Sustaining Lives in Despair


A Pracademic Approach to the Pandemic

This is a piece of pracademic writing. Pracademics is the application of research-based thinking to the practice of program development and management.

Indeed, I was there at the conception of this term, in 1989 if memory serves me well. I was sitting next to my colleague Hank Rubin in the middle of an auditorium filled with academics and nonprofit practitioners. We were listening to a session being conducted by the Independent Sector organization. Hank, director at that time of the nonprofit studies program at Roosevelt University in Chicago, rose to make a brief statement during which he observed that many of us in the hall were both academics and practitioners. We were, therefore, he announced, “pracademicians”!

Certainly Hank and I and other colleagues in that room  were not the first to merit that title. I can certify that pracademics were around in earlier generations, being, as the son of progressive educator William Van Til, a second generation pracademic myself. This concept also became the focus of an important section of ARNOVA, whose current president, Pier Rogers, proudly stated in her inaugural lecture that she was the first declared pracademic to be elected to that position. And now, the term “pracademic” has come to stand at the center of a joint project between GrantStation and ARNOVA.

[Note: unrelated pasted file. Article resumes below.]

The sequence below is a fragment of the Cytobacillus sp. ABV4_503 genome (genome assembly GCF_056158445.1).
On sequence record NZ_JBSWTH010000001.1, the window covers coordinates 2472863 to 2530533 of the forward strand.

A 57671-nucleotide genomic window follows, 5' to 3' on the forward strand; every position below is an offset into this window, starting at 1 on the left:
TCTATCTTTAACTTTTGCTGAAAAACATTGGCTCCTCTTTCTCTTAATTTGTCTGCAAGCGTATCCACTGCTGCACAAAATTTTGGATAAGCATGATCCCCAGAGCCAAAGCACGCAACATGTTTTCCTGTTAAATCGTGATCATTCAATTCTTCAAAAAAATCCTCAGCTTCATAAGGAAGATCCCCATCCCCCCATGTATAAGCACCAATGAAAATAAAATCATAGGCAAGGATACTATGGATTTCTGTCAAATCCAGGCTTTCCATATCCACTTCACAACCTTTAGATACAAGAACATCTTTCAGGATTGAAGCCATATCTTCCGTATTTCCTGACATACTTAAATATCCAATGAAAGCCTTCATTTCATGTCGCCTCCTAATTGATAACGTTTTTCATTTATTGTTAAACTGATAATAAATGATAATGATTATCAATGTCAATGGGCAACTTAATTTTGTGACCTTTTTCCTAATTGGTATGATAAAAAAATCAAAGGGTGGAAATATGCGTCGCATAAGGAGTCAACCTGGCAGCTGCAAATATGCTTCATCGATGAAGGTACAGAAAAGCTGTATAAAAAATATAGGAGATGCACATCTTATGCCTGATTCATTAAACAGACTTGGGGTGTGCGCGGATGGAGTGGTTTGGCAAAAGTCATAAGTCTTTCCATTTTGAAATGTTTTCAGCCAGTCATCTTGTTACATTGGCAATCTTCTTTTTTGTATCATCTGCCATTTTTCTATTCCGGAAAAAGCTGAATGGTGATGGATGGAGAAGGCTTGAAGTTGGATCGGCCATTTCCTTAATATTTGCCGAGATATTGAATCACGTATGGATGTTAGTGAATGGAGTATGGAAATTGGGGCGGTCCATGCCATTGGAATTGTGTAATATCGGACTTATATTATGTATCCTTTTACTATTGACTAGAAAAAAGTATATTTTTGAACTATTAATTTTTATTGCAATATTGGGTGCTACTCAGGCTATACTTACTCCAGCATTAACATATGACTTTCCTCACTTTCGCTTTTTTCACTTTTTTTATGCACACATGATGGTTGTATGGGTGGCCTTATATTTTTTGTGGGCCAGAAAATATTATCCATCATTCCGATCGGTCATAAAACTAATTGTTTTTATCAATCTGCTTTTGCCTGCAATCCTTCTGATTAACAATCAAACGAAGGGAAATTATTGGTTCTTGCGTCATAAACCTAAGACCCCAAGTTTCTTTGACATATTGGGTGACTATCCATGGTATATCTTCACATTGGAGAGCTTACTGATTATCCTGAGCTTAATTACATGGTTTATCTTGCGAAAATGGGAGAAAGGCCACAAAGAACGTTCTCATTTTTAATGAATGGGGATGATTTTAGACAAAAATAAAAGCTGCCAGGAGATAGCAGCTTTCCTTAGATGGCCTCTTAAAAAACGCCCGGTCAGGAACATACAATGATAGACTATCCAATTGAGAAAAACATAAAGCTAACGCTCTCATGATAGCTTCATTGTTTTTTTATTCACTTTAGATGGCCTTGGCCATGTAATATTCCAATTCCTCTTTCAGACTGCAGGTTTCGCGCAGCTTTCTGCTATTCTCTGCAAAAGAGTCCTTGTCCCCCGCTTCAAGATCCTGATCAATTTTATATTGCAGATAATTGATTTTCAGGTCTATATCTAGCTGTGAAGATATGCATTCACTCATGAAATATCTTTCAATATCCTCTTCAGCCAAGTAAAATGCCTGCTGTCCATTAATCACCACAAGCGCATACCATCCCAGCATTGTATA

In this initial article for the project, I’ll be focusing on several pracademic initiatives that have recently been developed in the city of Istanbul and elsewhere in Turkey by partners coming together from their bases in academic, corporate, nonprofit, and governmental life. These collaborative efforts are solidly based on a central theory of pracademia, the theory of coproduction.

Not surprisingly, the central ideas in coproduction came of age as the field of voluntary action studies  began to blossom in the 1970s and 1980s. When I moved to chair the Department of Urban Studies at the urban campus of Rutgers University in Camden in 1974, it was because that department, though not yet that campus, was committed to working closely with and for its surrounding community. “Coproduction” appeared in titles of papers I wrote in 1982 and 1985, and was the central subject of a long essay included in my 1988 book, Mapping the Third Sector.